Did you have any trouble reading that opening paragraph from Cider With Rosie? You shouldn’t have. I made it easy for you by splitting the text into handy bullet points.

Laurie missed an obvious story-telling trick

Using bullet points in this way makes heavy blocks of text easier to read and digest. Without them, the dense forest of words looks intimidating. It creates a fear in the would-be reader that, were he to embark upon the ordeal of reading the text, he would only get as far as the fourth or fifth line before realising that he’d completely forgotten what was said in the first.

The utter refusal of authors to employ bullet points in this way shows complete contempt for their readers and probably explains why the vast majority of them remain unknown and unread. Can you imagine how much more popular the long-forgotten novel Peter Pan might have been if its author, one J M Barrie (?), had started the book like this:

  • All children, except one, grow up.
  • They soon know that they will grow up, and the way Wendy knew was this.
  • One day when she was two years old she was playing in a garden, and she plucked another flower and ran with it to her mother.
  • I suppose she must have looked rather delightful, for Mrs Darling put her hand to her heart and cried, ‘Oh, why can’t you remain like this for ever!’
  • This was all that passed between them on the subject, but henceforth Wendy knew that she must grow up.
  • You always know after you are two.
  • Two is the beginning of the end.

See? The very idea of that reasonably promising opening being expressed in a solid block of black type goes against every grain of common sense.

Have I made my point?

You can sense that I’m being sarcastic here. And if you know me at all you can probably tell that I have recently experienced some sort of conflict involving the enforced deployment of bullet points.

Yes, and yes.

I had written a booklet setting out the design and copy guidelines that designers, art directors and copywriters should adhere to when creating material for a new advertising campaign.

The logo should always appear bottom right. Headlines should always be in Helvetica. That sort of thing. (Obviously it went into a little more detail than that.)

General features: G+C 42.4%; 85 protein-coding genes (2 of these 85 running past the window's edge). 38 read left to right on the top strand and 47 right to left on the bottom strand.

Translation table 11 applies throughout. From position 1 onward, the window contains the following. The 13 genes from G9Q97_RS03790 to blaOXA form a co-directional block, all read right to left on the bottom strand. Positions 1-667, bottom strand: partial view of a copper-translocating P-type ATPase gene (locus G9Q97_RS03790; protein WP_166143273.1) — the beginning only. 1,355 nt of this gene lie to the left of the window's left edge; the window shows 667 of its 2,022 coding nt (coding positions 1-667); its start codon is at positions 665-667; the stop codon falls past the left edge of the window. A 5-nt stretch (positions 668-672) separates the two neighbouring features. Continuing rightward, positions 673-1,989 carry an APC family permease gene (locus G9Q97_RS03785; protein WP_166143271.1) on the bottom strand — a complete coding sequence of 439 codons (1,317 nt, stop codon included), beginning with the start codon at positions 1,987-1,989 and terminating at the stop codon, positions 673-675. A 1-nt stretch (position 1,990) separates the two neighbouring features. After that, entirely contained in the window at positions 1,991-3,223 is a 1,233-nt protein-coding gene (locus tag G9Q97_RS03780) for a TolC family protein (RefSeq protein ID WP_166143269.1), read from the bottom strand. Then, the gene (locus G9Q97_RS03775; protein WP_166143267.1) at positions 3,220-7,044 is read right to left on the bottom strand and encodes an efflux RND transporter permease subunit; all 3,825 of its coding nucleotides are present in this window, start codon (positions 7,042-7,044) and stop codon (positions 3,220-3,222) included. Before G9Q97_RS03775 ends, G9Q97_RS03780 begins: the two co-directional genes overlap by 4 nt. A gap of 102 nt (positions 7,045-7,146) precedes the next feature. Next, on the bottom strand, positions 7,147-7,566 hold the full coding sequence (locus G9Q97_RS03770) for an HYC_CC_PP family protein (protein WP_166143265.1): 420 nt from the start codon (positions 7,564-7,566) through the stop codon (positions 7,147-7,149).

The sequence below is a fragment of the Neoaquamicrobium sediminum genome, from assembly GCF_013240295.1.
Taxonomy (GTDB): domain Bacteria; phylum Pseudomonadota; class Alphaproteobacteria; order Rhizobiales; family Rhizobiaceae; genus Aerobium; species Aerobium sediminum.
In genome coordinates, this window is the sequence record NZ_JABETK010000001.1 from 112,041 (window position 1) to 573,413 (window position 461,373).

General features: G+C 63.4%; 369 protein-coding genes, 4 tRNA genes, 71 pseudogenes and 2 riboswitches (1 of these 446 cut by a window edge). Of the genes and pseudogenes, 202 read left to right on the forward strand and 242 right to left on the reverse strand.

I’d used a mixture of bullet-pointed copy where it was appropriate, and regular copy where it wasn’t. But the client decided that all the copy should appear in bullet point format. So all the sentences that were designed to flow together, forming a narrative that makes sense to the reader, were summarily disconnected and made to stand alone.

The result of this was:

  • The copy in some bullet points was quite long because it had originally been a longish sentence
  • But not in others
  • As each sentence was honoured with its own bullet point, readers were likely to infer that each ‘point’ was invested with equal importance
  • They clearly weren’t
  • Narrative copy doesn’t work like that
  • Then there’s this irony
  • Mixing long bullet points with short little staccato ones created on the page the sort of design chaos that the guidelines were in part trying to prevent
  • And you had bullet points beginning with But and However and And

You could argue with some justification that as the booklet was aimed at designers it should be completely idiot-proof. Designers, it is often thought, think excusively in visual terms and have at best a nodding acquaintance with the written word.

Help for designers. Image courtesy

Well, maybe so. There’s no shortage of appalling design to lend weight to that theory. But the worst offenders aren’t going to pay attention to any copy, whether it’s in paragraphs, bullet-points, tattooed on their foreheads using mirror writing or personally set in second-coming type before their very eyes by Neville Brody dressed in a tutu.

A tutu

Neville Brody

Bullet points are great for lists of things. Dos and don’ts,  for example. Or when you want to show a number of different sizes of things: figures look confusing and illegible when expressed in flowing text.